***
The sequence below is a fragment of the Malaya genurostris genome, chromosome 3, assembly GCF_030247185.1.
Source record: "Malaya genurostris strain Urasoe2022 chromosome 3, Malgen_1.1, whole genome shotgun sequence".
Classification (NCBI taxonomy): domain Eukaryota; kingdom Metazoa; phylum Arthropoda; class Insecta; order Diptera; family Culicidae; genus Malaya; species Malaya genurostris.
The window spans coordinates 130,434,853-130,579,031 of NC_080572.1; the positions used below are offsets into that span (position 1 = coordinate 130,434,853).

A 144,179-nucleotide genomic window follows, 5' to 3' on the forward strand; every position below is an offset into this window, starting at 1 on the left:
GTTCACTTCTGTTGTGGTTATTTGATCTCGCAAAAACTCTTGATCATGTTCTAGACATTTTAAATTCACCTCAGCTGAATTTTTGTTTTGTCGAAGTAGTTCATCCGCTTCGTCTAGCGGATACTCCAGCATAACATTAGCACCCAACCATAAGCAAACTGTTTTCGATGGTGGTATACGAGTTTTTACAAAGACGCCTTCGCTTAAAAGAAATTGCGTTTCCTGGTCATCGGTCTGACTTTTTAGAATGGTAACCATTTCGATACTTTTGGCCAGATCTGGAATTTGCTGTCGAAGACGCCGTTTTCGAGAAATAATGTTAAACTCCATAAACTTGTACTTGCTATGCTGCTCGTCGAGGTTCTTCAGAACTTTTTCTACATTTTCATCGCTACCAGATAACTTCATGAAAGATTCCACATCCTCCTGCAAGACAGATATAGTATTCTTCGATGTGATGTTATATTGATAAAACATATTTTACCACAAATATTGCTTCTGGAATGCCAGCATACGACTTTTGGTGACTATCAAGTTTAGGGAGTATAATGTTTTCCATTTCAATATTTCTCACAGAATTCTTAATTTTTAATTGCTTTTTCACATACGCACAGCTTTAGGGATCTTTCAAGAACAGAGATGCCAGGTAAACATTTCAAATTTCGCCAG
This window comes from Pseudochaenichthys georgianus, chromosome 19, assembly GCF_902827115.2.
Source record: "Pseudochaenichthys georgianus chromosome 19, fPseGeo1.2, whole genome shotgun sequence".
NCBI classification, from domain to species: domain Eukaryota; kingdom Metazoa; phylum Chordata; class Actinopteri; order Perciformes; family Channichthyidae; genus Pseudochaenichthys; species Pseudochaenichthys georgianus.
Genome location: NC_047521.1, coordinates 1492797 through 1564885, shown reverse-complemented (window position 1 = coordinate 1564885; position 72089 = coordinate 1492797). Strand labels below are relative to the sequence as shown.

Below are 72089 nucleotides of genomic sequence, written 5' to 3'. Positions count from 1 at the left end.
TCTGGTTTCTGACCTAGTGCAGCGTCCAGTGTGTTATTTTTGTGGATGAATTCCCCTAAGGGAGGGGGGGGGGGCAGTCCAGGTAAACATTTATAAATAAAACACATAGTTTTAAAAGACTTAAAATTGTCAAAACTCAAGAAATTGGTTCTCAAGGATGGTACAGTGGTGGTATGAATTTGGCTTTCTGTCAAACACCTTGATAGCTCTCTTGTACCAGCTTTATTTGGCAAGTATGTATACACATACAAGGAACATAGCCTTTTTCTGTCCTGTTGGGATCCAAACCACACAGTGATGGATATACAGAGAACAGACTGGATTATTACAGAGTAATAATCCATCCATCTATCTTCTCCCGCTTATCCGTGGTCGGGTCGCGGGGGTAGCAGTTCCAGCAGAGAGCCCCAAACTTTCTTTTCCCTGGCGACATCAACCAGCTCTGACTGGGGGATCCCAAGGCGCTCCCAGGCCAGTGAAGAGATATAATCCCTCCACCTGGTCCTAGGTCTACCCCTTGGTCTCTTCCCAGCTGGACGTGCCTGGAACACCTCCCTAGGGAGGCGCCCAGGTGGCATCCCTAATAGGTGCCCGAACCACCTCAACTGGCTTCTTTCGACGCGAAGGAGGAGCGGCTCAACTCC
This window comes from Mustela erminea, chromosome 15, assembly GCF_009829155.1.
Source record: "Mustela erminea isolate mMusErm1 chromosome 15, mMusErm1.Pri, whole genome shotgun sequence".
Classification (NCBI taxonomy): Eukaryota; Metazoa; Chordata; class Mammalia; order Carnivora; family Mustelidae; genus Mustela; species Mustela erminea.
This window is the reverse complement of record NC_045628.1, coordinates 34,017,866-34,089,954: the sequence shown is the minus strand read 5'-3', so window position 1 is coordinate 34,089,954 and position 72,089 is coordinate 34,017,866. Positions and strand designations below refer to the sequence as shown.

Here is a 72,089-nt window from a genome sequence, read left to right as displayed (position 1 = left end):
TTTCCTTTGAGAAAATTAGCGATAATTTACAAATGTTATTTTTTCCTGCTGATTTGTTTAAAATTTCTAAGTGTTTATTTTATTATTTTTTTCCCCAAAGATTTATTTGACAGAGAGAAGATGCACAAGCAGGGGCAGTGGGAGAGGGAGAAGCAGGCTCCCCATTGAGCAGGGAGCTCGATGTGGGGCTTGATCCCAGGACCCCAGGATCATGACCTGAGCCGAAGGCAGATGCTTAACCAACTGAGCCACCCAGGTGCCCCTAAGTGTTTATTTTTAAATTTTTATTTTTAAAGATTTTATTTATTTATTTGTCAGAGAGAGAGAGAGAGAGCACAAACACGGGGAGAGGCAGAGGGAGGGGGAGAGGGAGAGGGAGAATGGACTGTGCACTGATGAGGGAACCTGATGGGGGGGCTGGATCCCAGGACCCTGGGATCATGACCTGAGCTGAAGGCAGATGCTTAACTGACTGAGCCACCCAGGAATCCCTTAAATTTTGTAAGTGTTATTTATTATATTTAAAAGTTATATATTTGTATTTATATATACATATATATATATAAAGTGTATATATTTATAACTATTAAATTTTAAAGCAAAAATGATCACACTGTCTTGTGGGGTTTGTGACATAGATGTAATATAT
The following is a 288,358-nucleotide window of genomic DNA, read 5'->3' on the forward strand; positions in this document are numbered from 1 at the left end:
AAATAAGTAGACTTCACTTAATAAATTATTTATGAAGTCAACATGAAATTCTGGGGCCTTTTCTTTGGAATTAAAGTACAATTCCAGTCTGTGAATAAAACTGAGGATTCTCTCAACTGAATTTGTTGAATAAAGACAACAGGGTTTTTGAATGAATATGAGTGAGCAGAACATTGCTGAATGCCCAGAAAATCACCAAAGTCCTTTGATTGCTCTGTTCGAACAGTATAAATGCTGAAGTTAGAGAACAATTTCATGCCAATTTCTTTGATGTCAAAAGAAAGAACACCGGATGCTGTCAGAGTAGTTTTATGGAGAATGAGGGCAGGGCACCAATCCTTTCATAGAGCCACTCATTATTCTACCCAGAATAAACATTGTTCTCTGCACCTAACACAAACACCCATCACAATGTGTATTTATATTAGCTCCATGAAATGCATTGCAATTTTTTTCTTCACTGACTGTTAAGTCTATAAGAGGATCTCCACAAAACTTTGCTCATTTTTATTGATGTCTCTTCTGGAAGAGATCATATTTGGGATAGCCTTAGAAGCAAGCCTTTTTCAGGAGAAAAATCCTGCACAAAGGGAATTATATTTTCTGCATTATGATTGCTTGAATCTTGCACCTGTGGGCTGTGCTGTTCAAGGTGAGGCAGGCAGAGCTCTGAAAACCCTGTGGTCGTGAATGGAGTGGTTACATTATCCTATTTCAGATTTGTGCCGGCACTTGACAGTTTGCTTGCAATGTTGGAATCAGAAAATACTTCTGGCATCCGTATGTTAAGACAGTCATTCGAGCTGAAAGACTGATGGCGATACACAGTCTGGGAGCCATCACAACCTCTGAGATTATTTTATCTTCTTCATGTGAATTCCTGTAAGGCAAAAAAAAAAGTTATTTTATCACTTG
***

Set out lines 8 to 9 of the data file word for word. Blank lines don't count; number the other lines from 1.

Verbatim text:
Source record: "Pseudochaenichthys georgianus chromosome 19, fPseGeo1.2, whole genome shotgun sequence".
NCBI classification, from domain to species: domain Eukaryota; kingdom Metazoa; phylum Chordata; class Actinopteri; order Perciformes; family Channichthyidae; genus Pseudochaenichthys; species Pseudochaenichthys georgianus.